Author Archives: Professor Sample

About Professor Sample

Mark Sample is an Associate Professor in the Department of English at George Mason University, where he researches and teaches contemporary and experimental literature, electronic literature, graphic novels, and videogames.

Teaching Presentation Tips

Now that we’re moving into the second round of teaching presentations, I hope you’ll take the time to read through the first group’s thoughts about their presentations.

I’ll readily admit that it’s an awkward task I’m asking you to perform: part teaching, part breaking the fourth wall of teaching in order to provide context. Another way to think about your 30 minutes in front of the classroom is as an experiment. You’re the researcher and we are your guinea pigs. Seriously. Think of the students in the class as a capable and willing audience, at your disposal to try out ideas inspired by our readings and discussions this semester. If you’re an aspiring or new teacher, think of the presentation as a chance to try out a teaching persona. And above all else, think of this as a chance to learn from each other in a constructive and inviting environment.

Unreliable Narrators

I wanted to pass on the classic description of an “unreliable narrator,” which Sarah had dug up. This comes from a foundational work in literary studies, Wayne Booth’s The Rhetoric of Fiction (1961):

Our terminology for this kind of distance in narrators is almost hopelessly inadequate. For lack of better terms, I have called a narrator reliable when he speaks for or acts in accordance with the norms of the work (which is to say, the implied author’s norms), unreliable when he does not. . . [when]the narrator is mistaken, or believes himself to have qualities which the author denies him. …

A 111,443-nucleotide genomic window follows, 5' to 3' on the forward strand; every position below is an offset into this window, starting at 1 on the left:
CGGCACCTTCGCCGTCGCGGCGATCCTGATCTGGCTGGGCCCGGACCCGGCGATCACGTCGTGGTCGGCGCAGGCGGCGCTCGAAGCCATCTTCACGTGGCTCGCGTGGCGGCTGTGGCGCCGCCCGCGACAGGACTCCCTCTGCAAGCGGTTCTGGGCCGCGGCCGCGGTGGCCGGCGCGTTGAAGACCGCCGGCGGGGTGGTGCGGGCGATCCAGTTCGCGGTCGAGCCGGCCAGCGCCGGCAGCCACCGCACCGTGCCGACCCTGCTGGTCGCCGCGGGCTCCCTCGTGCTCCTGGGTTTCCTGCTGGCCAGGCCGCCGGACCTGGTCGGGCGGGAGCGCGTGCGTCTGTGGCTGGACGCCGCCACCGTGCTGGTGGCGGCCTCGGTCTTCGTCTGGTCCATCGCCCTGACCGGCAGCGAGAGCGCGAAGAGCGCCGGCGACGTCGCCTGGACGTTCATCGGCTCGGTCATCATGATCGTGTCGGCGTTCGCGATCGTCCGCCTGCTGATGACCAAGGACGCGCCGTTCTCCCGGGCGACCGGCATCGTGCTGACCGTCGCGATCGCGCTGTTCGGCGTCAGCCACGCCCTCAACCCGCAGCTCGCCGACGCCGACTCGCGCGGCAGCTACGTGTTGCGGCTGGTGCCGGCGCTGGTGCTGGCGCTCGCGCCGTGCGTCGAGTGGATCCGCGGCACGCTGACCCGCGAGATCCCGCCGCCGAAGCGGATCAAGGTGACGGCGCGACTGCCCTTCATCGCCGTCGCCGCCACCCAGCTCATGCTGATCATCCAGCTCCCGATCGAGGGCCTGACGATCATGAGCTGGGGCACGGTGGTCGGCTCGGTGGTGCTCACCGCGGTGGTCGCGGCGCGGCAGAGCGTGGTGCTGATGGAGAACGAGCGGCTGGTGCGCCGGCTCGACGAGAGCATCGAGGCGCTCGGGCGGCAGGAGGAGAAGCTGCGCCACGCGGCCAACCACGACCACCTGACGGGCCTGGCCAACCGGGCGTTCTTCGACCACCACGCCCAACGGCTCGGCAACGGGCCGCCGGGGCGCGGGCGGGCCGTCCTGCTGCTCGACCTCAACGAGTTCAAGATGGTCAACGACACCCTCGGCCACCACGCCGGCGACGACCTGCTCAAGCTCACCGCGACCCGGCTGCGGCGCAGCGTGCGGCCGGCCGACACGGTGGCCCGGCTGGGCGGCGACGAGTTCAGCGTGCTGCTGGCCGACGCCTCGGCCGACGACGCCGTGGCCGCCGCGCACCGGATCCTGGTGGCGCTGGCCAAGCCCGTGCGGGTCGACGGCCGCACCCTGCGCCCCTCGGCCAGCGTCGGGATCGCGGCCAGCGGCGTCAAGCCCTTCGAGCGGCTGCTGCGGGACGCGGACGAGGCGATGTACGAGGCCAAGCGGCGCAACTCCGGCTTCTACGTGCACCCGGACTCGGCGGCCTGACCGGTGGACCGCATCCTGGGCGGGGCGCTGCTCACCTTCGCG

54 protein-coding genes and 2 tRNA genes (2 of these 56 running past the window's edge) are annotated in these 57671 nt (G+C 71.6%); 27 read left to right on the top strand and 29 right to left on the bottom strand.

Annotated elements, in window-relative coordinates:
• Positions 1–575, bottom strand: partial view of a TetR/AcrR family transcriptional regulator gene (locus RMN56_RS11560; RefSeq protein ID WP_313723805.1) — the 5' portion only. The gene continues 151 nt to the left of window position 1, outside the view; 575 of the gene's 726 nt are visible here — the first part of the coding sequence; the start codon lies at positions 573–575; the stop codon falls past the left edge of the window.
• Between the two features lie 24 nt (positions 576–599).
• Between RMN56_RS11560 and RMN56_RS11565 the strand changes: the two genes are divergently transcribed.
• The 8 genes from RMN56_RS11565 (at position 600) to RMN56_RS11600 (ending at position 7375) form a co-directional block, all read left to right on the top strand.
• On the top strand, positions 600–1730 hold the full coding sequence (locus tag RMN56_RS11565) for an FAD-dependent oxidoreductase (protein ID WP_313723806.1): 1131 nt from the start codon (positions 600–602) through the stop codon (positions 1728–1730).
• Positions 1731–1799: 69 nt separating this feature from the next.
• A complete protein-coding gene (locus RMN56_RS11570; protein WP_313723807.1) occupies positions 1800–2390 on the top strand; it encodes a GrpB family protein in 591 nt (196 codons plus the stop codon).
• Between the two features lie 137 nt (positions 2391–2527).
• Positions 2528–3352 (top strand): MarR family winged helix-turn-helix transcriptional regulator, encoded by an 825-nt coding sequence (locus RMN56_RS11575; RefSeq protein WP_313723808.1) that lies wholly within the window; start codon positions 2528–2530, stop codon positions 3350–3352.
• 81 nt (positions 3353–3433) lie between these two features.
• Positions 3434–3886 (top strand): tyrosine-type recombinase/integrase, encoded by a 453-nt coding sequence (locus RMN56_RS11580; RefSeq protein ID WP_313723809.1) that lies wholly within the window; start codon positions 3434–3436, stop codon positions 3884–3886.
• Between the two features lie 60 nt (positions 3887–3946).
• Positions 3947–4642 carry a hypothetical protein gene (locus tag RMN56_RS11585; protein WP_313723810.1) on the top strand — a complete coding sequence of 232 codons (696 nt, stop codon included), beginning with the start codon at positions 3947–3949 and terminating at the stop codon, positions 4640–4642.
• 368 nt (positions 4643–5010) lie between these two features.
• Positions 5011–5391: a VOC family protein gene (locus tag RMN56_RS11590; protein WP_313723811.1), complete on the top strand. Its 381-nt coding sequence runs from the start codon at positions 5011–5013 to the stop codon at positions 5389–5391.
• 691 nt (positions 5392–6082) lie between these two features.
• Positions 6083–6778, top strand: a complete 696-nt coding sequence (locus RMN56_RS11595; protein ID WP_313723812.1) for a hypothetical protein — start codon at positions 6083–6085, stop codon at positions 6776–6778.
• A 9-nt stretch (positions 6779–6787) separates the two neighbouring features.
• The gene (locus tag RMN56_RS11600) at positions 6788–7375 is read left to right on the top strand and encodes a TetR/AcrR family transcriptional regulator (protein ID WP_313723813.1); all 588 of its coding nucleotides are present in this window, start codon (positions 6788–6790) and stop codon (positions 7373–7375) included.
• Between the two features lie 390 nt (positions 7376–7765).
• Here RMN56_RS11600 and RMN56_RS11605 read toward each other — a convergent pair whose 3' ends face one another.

Unreliable narrators thus differ markedly depending on how far and in what direction they depart from their author’s norms…

…At one extreme we find narrators whose every judgment is suspect. At the other are narrators scarcely distinguishable from the omniscient author. In between lies a confused variety of more-or-less reliable narrators, many of them puzzling mixtures of sound and unsound.

Welcome to ENGL 610

Welcome to the class blog for ENGL 610:001 (Spring 2010), at George Mason University. This site will be an essential component of the course…as you will soon discover.

If you are a student in ENGL 610:001, you can go ahead and register for the blog. You may also browse the class guidelines and calendar.

I’d like to hit the ground running on the first day of class, so please note that everyone should read the following article prior to Wednesday: Lee Schulman on “Taking Learning Seriously,” published by the Carnegie Foundation for the Advancement of Teaching.

See you Wednesday at 4:30 in 131 Innovation Hall!